Inflammatory illnesses. Such conditions as arthritis often affect the wrist tendon lining, put pressure on the median nerve, and may lead to carpal tunnel syndrome.
Various health conditions. Diabetes, e.g., is considered a possible risk factor for carpal tunnel syndrome as it increases the risk of nerve damage. Other conditions include thyroid issues, kidney failure, and more.
Pregnancy and menopause. Due to fluid retention during pregnancy and menopause, the pressure within the carpal tunnel can increase and irritate the median nerve.
Work conditions. Any work involving repetitive and prolonged wrist movement, flexing, or holding can put pressure on the median nerve and cause the syndrome. Some studies also associate computer use with carpal tunnel, but more research is needed.
Whichever the cause, it's essential to start with physical therapy for the carpal tunnel as soon as possible to manage the symptoms and treat the condition.
Carpal Tunnel Syndrome Signs and Symptoms
While carpal tunnel symptoms can vary depending on a person and may appear gradually, the sooner you see a doctor or physical therapist to get a diagnosis, the sooner carpal tunnel physical therapy can begin.
Photo by Anete Lusina
Carpal tunnel syndrome symptoms include:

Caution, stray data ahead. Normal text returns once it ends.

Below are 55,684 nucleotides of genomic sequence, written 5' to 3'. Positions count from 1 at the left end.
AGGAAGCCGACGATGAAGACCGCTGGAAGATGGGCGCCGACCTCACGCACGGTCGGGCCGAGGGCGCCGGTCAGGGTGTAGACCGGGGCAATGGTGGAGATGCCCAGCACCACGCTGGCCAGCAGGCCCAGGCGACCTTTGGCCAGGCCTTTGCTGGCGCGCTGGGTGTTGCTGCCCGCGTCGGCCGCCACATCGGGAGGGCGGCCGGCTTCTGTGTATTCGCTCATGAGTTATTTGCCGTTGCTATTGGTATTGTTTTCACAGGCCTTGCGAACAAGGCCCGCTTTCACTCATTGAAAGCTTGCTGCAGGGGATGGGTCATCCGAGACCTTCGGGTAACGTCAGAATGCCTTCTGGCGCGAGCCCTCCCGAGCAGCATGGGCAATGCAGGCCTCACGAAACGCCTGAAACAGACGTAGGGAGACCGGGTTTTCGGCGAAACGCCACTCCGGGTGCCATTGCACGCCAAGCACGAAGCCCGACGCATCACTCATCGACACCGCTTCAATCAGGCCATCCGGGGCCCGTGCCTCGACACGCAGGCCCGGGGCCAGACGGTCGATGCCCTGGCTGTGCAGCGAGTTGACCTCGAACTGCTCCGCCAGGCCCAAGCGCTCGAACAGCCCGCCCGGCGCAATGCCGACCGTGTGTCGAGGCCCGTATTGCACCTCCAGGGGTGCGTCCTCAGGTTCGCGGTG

Pain in the wrist, thumb, and/or first two fingers (middle and ring) that often intensifies over time. Pain can be felt at night and disturb sleep.
Numbness and tingling in the same areas that may go up the arm. Numbness may occur and intensify while doing such tasks as holding a phone, typing on a computer, driving a car, etc. A sensation similar to electric shock may be felt in the fingers too.
Weakness in the hand and thumb. People with carpal tunnel syndrome often start dropping things or are unable to grip objects.
Atrophy in the thumb muscle.
Reduced mobility and range of motion.
Diagnosis of Carpal Tunnel
If you're feeling some of the symptoms above, the best way to determine whether you're suffering from carpal tunnel syndrome is to get a diagnosis from a professional.